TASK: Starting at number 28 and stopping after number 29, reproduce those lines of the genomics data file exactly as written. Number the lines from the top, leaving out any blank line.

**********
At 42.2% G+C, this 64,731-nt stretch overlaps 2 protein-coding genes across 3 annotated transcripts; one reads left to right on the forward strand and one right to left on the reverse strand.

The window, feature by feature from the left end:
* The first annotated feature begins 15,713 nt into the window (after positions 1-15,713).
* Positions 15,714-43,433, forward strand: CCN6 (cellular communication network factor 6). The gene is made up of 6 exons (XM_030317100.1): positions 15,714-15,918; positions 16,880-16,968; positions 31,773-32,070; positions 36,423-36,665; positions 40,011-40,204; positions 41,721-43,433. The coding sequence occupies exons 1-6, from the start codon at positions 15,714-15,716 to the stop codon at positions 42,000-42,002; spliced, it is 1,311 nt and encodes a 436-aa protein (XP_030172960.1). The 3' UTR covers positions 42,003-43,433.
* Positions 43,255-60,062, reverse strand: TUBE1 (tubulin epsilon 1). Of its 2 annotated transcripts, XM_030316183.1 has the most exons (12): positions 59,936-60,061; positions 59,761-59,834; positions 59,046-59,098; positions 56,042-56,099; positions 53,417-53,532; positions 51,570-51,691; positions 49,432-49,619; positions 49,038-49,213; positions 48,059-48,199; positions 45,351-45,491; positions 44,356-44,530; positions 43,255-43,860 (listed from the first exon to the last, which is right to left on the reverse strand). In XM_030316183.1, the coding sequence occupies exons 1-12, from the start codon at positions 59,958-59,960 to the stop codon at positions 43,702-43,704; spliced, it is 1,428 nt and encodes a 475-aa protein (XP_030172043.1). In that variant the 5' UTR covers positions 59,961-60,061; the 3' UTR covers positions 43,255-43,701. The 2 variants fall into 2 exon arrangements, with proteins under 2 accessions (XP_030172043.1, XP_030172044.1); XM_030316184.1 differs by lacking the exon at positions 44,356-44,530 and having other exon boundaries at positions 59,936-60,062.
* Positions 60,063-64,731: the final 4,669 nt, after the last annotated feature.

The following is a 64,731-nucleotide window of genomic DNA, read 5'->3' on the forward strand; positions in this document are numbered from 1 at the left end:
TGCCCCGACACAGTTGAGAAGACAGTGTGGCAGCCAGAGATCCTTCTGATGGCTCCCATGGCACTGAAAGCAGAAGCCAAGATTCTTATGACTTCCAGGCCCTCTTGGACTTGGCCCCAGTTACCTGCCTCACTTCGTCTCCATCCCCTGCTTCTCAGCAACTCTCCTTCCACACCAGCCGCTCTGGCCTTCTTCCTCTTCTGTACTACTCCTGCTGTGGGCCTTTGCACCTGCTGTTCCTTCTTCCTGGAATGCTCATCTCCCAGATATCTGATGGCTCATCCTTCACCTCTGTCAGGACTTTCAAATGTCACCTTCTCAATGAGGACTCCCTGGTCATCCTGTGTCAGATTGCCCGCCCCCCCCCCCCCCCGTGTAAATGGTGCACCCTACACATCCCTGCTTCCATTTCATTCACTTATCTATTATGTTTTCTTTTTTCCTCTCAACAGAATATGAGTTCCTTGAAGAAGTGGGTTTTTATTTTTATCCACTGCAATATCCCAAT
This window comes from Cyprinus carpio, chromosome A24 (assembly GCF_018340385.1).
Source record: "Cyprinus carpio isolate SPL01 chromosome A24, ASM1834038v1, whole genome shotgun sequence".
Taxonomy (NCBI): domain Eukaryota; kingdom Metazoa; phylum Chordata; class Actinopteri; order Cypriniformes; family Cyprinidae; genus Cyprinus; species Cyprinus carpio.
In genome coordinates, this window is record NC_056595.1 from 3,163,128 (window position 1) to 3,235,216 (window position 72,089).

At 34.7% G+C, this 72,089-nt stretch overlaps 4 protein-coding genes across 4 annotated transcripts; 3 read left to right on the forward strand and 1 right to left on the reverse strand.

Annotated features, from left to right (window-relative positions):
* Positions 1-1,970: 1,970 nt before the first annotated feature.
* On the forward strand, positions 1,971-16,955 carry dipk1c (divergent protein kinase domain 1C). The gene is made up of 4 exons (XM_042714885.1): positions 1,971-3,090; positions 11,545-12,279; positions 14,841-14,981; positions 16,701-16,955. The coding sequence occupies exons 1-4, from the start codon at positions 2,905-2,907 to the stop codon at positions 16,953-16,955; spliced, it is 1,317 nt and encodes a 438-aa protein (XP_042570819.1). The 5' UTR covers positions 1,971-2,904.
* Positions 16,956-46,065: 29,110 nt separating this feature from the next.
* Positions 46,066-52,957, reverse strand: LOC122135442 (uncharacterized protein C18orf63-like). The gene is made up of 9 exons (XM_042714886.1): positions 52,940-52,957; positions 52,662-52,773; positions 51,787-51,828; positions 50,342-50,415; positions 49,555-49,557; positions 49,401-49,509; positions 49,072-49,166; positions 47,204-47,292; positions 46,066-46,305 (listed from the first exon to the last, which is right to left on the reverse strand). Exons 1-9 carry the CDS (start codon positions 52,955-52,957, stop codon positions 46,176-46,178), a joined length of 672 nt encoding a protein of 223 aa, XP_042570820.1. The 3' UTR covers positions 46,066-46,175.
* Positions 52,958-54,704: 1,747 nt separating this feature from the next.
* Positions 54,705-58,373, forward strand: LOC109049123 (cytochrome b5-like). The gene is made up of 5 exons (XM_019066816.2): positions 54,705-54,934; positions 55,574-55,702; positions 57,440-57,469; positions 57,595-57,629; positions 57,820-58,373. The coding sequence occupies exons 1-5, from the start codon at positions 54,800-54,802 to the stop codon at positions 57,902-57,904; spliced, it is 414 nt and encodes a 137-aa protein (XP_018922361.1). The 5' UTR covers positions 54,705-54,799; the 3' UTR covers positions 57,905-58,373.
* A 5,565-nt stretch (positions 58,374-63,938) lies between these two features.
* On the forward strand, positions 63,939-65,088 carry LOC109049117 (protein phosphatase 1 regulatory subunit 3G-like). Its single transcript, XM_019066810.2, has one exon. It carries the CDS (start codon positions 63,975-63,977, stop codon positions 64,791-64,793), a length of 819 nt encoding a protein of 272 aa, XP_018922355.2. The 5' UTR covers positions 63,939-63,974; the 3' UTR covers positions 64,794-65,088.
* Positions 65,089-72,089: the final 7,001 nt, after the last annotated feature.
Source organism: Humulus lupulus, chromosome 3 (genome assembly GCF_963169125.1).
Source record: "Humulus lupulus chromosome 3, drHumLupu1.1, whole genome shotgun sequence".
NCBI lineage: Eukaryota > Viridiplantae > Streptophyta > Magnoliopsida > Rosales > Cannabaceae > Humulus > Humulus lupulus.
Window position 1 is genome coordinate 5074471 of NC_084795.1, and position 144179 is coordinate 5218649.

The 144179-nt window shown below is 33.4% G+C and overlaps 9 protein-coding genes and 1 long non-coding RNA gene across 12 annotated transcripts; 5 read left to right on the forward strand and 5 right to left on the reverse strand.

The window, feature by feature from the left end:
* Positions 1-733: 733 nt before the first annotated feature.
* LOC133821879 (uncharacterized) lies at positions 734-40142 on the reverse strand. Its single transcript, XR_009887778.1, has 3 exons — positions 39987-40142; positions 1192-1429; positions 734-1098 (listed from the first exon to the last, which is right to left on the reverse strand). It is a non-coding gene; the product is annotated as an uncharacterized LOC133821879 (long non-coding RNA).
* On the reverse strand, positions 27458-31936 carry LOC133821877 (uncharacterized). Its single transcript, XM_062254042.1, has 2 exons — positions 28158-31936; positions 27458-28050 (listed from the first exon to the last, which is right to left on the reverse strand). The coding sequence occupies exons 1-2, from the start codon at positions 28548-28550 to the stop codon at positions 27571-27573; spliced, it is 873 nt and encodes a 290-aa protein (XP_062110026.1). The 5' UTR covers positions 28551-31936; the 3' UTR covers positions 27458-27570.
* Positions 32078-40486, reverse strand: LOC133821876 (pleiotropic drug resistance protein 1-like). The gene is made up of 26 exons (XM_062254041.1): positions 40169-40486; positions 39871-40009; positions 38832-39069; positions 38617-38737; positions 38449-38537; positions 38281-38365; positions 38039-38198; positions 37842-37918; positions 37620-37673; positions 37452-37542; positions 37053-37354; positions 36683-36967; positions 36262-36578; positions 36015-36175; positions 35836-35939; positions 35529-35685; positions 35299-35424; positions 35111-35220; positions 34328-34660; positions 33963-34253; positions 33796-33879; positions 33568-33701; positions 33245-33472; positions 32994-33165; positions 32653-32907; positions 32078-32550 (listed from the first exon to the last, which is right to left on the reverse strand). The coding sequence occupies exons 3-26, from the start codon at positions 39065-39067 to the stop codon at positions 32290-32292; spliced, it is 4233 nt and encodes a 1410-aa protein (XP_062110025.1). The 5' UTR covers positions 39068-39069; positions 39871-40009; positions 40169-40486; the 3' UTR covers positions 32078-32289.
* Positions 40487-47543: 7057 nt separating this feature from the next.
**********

The 144179-nt window shown below is 33.4% G+C and overlaps 9 protein-coding genes and 1 long non-coding RNA gene across 12 annotated transcripts; 5 read left to right on the forward strand and 5 right to left on the reverse strand.

The window, feature by feature from the left end: